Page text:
Sure enough, the more people in the road-based vehicle, the lower the per-passenger emissions, with CO2 emissions per passenger, per kilometer traveled being .043 for a bus, and .041 for each person in a car with four people traveling in it (versus only one, cited above). The lowest emitter (once again) was high-speed rail, at .006 kilograms, according to the U.K. government data.

Additionally, if you opt out of a flight and choose to drive instead, you are joining the masses on the road to be part of what is in fact the biggest overall contributor to greenhouse gas emissions in the transportation sector. A lot more people drive in this world than fly. The aviation industry accounts for about 2 percent of global carbon emissions, according to the Natural Resources Defense Council. So that means that if everyone were to stop flying, just 2 percent of the problem would be solved.

Focus on greener vehicles

While some people might be craving a simple, impactful solution to reducing their travel carbon footprint—and sure, making a statement by not flying, for instance, is certainly significant—the reality is that for those who want to make a lasting and longer-term difference, a more thoughtful approach to transportation decisions will be needed.

According to David Reichmuth, Ph.D., a senior engineer with the Union of Concerned Scientists’ Clean Vehicles Program, for travelers looking to reduce their impact, they should be thinking about several factors.

“There’s a lot we can do to make [transportation] cleaner and have fewer emissions. So, for passenger vehicles, having both more efficient gasoline vehicles but then also switching entirely from petroleum to electricity allows for reducing both tailpipe emissions and climate-changing emissions,” said Reichmuth.

Reichmuth added that concerned travelers should be thinking about greener vehicles, whether that is their own cars (which he argues is where the biggest impact could be made within a given household) or by being more informed about how efficient their aircraft, bus, or train is. Even within rail travel, for instance, there is a wide range of emissions output depending on the types of trains—diesel trains are typically more polluting than electric trains, and some electric trains are less efficient than others. He also said travelers should think about avoiding vehicle use when possible by walking or biking and should consider taking greater advantage of public transit opportunities and carpooling.

One way to be more informed about each mode of travel is to calculate and compare the carbon emissions output of a given trip. Thankfully, there are numerous, free, online calculators that help travelers do this now. The International Civil Aviation Organization, which is part of the United Nations, has a version for air travel that is intended for use in buying carbon offsets. The site offCents, meanwhile, allows users to calculate emissions for their rail, car, or airplane travel, with the aim of recommending corresponding offset programs, which users can contribute toward to offset their journeys.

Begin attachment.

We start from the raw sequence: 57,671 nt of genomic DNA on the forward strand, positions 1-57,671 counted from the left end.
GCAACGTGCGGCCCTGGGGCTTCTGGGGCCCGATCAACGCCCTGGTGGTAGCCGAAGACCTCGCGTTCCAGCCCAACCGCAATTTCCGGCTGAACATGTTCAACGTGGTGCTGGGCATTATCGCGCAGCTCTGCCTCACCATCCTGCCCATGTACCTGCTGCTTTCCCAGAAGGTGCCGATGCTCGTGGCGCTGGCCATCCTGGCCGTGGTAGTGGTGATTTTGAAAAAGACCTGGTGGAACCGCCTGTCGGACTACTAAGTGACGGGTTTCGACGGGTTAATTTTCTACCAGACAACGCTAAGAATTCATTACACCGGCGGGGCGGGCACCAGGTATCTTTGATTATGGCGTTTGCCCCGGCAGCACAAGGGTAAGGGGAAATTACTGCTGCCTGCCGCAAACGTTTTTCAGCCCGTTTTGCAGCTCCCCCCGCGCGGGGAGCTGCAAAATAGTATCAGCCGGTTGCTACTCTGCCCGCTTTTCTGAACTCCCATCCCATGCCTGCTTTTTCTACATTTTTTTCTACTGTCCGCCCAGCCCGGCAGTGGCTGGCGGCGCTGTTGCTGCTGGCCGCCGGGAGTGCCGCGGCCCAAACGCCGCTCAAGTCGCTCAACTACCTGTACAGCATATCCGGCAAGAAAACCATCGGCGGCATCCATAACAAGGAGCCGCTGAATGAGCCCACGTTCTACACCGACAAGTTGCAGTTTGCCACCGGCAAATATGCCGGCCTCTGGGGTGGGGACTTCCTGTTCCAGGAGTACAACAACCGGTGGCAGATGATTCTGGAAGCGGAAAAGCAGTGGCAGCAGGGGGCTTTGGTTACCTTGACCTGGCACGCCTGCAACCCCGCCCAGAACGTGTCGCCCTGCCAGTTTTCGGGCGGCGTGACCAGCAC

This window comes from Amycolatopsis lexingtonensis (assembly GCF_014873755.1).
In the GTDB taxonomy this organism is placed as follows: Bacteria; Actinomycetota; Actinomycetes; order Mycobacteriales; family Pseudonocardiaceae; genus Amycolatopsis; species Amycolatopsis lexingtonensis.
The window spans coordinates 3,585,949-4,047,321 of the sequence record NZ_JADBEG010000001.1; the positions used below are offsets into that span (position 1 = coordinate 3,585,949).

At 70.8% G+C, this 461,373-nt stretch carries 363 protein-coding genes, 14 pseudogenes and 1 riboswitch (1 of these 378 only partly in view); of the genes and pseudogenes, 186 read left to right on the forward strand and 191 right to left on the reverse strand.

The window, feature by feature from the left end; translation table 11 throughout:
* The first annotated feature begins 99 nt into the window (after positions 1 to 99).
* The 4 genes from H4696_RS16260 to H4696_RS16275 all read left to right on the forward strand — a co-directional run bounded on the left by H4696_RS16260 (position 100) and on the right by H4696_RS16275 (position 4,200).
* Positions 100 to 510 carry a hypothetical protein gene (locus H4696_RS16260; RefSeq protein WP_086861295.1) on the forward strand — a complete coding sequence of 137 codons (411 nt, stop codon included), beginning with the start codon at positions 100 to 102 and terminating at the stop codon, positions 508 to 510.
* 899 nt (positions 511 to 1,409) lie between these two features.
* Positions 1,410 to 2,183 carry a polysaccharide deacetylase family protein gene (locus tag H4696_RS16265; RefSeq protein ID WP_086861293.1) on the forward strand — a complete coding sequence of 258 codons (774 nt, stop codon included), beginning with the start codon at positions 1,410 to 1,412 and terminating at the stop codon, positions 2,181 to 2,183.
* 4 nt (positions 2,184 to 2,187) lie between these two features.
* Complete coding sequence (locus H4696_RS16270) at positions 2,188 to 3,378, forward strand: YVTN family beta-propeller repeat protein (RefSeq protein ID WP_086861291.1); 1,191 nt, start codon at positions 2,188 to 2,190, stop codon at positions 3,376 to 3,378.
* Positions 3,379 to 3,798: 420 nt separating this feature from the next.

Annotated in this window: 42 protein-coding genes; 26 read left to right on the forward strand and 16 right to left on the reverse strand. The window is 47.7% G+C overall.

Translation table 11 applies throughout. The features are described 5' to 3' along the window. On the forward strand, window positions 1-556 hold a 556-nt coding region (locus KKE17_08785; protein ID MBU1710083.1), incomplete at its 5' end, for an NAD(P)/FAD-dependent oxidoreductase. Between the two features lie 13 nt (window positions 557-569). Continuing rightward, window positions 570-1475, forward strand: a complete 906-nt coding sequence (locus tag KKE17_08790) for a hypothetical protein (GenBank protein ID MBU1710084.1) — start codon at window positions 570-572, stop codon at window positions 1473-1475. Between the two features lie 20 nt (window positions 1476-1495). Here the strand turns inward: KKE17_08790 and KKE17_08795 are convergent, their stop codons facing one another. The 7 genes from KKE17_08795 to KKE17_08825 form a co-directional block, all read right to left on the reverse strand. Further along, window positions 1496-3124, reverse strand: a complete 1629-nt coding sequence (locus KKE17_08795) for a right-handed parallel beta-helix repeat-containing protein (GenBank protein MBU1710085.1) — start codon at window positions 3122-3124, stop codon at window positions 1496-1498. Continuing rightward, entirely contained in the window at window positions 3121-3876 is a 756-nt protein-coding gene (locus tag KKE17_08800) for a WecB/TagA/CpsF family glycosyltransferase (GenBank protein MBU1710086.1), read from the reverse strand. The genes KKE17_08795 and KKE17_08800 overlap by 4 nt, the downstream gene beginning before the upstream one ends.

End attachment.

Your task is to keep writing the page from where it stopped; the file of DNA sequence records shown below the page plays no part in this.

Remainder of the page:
Flex those influence muscles

Ultimately, the biggest factors impacting emissions related to travel are decisions that are made at the policy level—regulations that dictate what kind of emissions standards manufacturers must abide by.

Travelers who want to see their journey truly become greener should speak up. The airline industry is beginning to take notice of growing concerns about climate change and has begun to make some serious strides when it comes to scaling back on emissions, as well as offsetting them (they are also being required to do so by national and international regulations that have been put into place).

“To the extent that you can, take an active role in advocating for these policy actions. That can be at the local level,” said Reichmuth, noting that many municipalities have their own individual climate goals and action plans that citizens can get involved in. At the state and federal level, people can also advocate for and support clean vehicle policies that could ultimately result in travelers having a larger, and ideally greener, range of vehicles and modes of transportation to choose from.

>> Next: These Are the World’s Most Environmentally Friendly Countries

Michelle Baran is a deputy editor at AFAR where she oversees breaking news, travel intel, airline, cruise, and consumer travel news. Baran joined AFAR in August 2018 after an 11-year run as a senior editor and reporter at leading travel industry newspaper Travel Weekly.
From Our Partners
Sign up for our newsletter
Join more than a million of the world’s best travelers. Subscribe to the Daily Wander newsletter.
More from AFAR